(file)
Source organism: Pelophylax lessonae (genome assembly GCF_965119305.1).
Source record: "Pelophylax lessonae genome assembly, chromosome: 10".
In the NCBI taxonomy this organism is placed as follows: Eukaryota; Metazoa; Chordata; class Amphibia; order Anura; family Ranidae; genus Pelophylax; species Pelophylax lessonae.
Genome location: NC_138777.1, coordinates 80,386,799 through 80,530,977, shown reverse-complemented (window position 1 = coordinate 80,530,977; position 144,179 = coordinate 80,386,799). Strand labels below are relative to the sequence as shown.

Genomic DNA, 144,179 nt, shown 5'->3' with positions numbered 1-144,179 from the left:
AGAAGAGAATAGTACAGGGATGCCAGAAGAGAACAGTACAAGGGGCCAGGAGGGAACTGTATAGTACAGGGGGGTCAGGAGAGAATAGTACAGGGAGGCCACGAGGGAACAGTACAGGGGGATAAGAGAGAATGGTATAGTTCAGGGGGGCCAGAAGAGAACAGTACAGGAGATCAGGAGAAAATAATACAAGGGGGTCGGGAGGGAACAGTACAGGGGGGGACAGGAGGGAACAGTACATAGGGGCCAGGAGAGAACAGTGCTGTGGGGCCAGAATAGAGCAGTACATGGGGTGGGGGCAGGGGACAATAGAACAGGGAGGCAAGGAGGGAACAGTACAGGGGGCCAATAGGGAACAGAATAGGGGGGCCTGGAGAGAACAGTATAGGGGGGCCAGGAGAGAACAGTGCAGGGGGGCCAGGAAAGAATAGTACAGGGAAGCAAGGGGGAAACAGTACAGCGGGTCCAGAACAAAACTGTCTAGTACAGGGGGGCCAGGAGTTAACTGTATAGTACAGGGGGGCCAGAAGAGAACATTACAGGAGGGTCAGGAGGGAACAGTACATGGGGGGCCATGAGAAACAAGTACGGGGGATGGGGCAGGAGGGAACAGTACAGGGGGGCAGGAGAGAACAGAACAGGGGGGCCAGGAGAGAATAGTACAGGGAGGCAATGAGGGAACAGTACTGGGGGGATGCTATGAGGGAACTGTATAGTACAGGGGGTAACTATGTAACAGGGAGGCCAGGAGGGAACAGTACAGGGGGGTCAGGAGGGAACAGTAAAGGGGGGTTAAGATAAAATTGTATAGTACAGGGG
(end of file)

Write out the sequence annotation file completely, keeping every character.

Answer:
Source organism: Pelophylax lessonae (genome assembly GCF_965119305.1).
Source record: "Pelophylax lessonae genome assembly, chromosome: 10".
In the NCBI taxonomy this organism is placed as follows: Eukaryota; Metazoa; Chordata; class Amphibia; order Anura; family Ranidae; genus Pelophylax; species Pelophylax lessonae.
Genome location: NC_138777.1, coordinates 80,386,799 through 80,530,977, shown reverse-complemented (window position 1 = coordinate 80,530,977; position 144,179 = coordinate 80,386,799). Strand labels below are relative to the sequence as shown.

Genomic DNA, 144,179 nt, shown 5'->3' with positions numbered 1-144,179 from the left:
AGAAGAGAATAGTACAGGGATGCCAGAAGAGAACAGTACAAGGGGCCAGGAGGGAACTGTATAGTACAGGGGGGTCAGGAGAGAATAGTACAGGGAGGCCACGAGGGAACAGTACAGGGGGATAAGAGAGAATGGTATAGTTCAGGGGGGCCAGAAGAGAACAGTACAGGAGATCAGGAGAAAATAATACAAGGGGGTCGGGAGGGAACAGTACAGGGGGGGACAGGAGGGAACAGTACATAGGGGCCAGGAGAGAACAGTGCTGTGGGGCCAGAATAGAGCAGTACATGGGGTGGGGGCAGGGGACAATAGAACAGGGAGGCAAGGAGGGAACAGTACAGGGGGCCAATAGGGAACAGAATAGGGGGGCCTGGAGAGAACAGTATAGGGGGGCCAGGAGAGAACAGTGCAGGGGGGCCAGGAAAGAATAGTACAGGGAAGCAAGGGGGAAACAGTACAGCGGGTCCAGAACAAAACTGTCTAGTACAGGGGGGCCAGGAGTTAACTGTATAGTACAGGGGGGCCAGAAGAGAACATTACAGGAGGGTCAGGAGGGAACAGTACATGGGGGGCCATGAGAAACAAGTACGGGGGATGGGGCAGGAGGGAACAGTACAGGGGGGCAGGAGAGAACAGAACAGGGGGGCCAGGAGAGAATAGTACAGGGAGGCAATGAGGGAACAGTACTGGGGGGATGCTATGAGGGAACTGTATAGTACAGGGGGTAACTATGTAACAGGGAGGCCAGGAGGGAACAGTACAGGGGGGTCAGGAGGGAACAGTAAAGGGGGGTTAAGATAAAATTGTATAGTACAGGGG